I just got back from a mission trip in Nicaragua where I found the people to be incredibly warm, friendly and accepting. We were told beforehand not to try to impose the American culture on the Nicaraguan way but to accept their way of life and to work alongside them. The Nicas were very hard working and truly enjoyed our presence. This added so much to our experience.

They had very little, and in fact, Nicaragua is the poorest country in Central America. Yet, with their ever-present smiles and glowing, happy faces, you would never know it. Nicaragua also has the lowest crime rate in Central America. Given the opportunity to stay in some of their homes, we came to realize that peace doesn’t come from having a beautiful home and joy doesn’t come from having the latest car or the best clothing. Instead, we discovered it comes from the basic essentials of food, shelter and love.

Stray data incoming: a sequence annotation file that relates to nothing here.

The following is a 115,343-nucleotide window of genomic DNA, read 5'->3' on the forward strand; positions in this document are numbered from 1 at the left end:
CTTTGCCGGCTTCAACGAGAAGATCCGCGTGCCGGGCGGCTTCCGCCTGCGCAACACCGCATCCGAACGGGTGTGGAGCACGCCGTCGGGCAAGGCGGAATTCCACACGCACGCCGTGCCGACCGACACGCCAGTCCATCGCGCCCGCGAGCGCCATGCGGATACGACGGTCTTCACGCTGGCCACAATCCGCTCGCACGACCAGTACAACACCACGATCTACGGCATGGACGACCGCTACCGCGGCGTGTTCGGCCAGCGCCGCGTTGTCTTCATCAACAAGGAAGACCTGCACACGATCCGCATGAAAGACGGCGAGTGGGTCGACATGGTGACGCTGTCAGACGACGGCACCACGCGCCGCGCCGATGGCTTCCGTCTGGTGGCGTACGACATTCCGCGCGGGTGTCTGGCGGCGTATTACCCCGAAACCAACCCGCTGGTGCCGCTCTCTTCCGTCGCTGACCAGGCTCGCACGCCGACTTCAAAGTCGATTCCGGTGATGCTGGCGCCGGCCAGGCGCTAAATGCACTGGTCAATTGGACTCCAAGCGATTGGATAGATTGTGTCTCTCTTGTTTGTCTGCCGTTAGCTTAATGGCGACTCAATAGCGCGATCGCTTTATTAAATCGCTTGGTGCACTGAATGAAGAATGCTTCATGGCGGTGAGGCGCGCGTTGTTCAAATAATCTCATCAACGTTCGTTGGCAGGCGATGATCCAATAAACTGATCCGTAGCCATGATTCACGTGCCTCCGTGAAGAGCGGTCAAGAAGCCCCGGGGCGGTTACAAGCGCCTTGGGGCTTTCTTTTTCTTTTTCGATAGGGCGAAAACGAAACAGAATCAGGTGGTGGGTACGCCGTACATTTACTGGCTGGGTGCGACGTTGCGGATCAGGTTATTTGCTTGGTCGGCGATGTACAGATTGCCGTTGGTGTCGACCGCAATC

We worked hard at a camp for the Nicaraguan high schoolers that needed to be expanded because of its popularity. We worked on a retaining wall, helped to create paths up the mountains and into the jungle, did some painting, and learned how to grow coffee beans. All in all, we were able to encourage the Nicaraguans and help them build the things they needed most. And, in turn, they provided us with the chance to give back and appreciate their simple way of life.

So as I think about the things I need and not the things I want, I think about the candidates and the clients I’ve been fortunate to work with and recognize how lucky I am to have spent time with people who really understand what it means to have peace and be content with very little.

I’m thankful for my trip ─ and I’m thankful for my sore back ─ because I’ve become a better person through this experience.

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